Troubleshooting a Fuel Gauge
I have a 330GTC that I’m getting ready to put back on the road after a repaint, but I needed to fix the little issues that rose whenever a car was taken apart and put back together, and today’s problem was non-functioning fuel gauge. The gas tanks of this car were removed so some welding could be done in the rear quarter panels, so I reconnected the wires that were marked on the wires, but it wasn’t showing anything on the gauge.
The fuel tank in a Vintage Ferrari is pretty simple and consists of three connections. One wire supplies the level of the fuel, the second wire supplies the low fuel light, and the third one supplies ground.
The wiring diagram shows these connections.
The first step I would diagnose a non functioning fuel gauge would be to see if the gauge was functioning. Since getting to the wires behind the dash was harder than the wires at the fuel sender for this GTC, I started at the connections at the fuel tank. If everything at the gauge was functioning properly, one wire when grounded, would peg the fuel gauge needle, while the other wire when grounded would turn on the low fuel light.
When I grounded each of the wires at the fuel sender, they gave me an appropriate response at the gauge, telling me the gauge was working correctly.
One of the wires brings about 12v from the gauge to the fuel sender passing through a resistance wire that would tell the gauge how much fuel in the tank based on the position of float mechanism and the corresponding resistance. When I put this wire to ground, the gauge would peg to “full” because a full 12 volts was going to ground.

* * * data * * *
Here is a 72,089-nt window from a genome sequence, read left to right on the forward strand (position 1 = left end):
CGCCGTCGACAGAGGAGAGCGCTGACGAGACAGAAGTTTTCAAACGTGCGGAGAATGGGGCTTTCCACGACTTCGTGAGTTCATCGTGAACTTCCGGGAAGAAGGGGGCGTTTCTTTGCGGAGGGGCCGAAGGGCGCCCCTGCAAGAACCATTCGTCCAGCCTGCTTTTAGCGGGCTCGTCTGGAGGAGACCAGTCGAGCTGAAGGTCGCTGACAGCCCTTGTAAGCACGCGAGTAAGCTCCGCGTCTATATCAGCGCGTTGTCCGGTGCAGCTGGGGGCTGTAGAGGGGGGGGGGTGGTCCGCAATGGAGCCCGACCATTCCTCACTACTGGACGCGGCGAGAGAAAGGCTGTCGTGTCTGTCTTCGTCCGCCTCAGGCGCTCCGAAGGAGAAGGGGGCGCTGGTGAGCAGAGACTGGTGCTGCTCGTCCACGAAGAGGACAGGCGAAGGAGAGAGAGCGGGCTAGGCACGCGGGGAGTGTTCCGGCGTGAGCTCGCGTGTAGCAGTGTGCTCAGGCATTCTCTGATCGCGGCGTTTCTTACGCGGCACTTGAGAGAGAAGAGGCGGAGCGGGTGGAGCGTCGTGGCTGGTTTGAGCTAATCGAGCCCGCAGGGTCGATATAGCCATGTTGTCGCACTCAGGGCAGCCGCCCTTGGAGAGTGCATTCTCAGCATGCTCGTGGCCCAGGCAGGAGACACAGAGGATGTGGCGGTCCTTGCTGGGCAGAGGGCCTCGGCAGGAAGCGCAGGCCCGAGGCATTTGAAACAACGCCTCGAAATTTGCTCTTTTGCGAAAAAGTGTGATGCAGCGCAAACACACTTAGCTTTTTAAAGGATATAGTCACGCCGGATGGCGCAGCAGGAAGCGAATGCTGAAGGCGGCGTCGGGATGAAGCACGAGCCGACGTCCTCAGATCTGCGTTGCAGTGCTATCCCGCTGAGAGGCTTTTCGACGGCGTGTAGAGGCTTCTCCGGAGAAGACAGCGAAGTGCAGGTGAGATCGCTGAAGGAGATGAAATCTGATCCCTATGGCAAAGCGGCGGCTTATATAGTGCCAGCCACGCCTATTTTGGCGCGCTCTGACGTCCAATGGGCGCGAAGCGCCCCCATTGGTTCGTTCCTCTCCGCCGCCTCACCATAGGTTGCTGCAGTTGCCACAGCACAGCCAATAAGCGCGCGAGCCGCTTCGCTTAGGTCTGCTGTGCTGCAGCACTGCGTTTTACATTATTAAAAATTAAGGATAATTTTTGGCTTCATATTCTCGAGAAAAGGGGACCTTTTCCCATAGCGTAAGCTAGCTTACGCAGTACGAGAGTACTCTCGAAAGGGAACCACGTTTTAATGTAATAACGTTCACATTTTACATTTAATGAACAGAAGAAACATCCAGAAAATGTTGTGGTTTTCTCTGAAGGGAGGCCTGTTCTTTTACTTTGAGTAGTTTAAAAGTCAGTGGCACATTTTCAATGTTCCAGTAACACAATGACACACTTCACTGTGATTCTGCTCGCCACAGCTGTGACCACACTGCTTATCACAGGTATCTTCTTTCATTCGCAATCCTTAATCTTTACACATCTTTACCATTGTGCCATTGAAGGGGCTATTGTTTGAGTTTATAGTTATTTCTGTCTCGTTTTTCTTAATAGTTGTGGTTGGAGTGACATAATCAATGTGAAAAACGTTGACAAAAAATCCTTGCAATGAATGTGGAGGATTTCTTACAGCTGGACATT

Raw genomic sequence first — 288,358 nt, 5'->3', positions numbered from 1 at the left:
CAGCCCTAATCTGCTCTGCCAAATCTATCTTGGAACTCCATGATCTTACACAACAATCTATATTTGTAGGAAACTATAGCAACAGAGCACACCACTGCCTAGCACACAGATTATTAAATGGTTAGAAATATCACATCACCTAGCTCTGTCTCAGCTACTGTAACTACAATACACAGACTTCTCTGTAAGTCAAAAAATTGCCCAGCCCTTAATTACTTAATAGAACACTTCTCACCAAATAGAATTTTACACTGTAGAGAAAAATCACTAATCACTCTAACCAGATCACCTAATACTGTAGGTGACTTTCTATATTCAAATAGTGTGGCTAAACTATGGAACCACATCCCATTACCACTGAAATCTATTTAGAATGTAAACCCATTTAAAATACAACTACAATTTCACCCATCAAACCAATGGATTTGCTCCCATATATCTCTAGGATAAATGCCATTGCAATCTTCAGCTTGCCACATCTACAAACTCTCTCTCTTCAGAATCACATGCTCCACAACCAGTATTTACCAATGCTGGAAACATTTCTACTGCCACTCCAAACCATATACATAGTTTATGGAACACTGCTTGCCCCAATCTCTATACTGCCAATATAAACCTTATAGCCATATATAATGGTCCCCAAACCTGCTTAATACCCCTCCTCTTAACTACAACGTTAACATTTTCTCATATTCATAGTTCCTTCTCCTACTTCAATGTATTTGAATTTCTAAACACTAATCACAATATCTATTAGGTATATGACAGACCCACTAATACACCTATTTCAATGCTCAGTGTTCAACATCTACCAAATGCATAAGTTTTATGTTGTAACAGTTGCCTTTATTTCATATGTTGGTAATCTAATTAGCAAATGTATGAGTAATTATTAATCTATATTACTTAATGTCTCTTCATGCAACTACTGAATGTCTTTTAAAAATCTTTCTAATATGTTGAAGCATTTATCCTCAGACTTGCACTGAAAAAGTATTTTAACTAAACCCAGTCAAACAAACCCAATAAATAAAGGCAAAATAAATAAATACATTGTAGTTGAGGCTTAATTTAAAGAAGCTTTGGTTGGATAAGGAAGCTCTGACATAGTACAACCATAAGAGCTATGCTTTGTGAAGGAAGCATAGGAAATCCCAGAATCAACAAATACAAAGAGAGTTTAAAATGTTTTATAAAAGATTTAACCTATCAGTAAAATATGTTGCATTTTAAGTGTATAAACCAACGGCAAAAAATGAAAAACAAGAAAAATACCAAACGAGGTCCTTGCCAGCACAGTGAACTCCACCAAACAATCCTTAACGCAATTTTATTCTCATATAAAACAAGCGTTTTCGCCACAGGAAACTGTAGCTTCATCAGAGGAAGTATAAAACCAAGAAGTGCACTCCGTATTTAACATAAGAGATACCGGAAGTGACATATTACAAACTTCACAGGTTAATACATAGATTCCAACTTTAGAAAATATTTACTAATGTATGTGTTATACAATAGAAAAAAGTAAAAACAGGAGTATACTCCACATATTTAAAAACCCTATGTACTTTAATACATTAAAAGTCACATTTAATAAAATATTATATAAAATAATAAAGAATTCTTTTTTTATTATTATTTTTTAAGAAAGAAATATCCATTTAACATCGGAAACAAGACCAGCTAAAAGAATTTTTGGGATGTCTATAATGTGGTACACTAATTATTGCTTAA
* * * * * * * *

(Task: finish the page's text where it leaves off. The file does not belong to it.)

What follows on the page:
Eliminating the gauge as the problem, I removed the sender assembly to see if that was the problem. Visually inspecting the sender showed everything was working properly, and nothing seemed broken, however, it soon became clear the wires were incorrectly labelled! The two wires connecting the sender to the harness were flipped, and when I connected them, simply followed the label. Reversing the connection solved the problem. Simple fix, but I wondered how I could have gotten it wrong? I soon realized the color of the wires were right, and the labels were right, but I bet the wires behind the dash connected to the gauge were flipped! You never know how many hands were inside these cars, and what may have changed through the years, but understanding how things work helps figure out the problems and even the mistakes made by others!
Now with the key on, the gauge read properly, and having the sender out of the tank allowed me to confirm the low fuel light was working too.
You can watch the process on the YouTube version of this repair.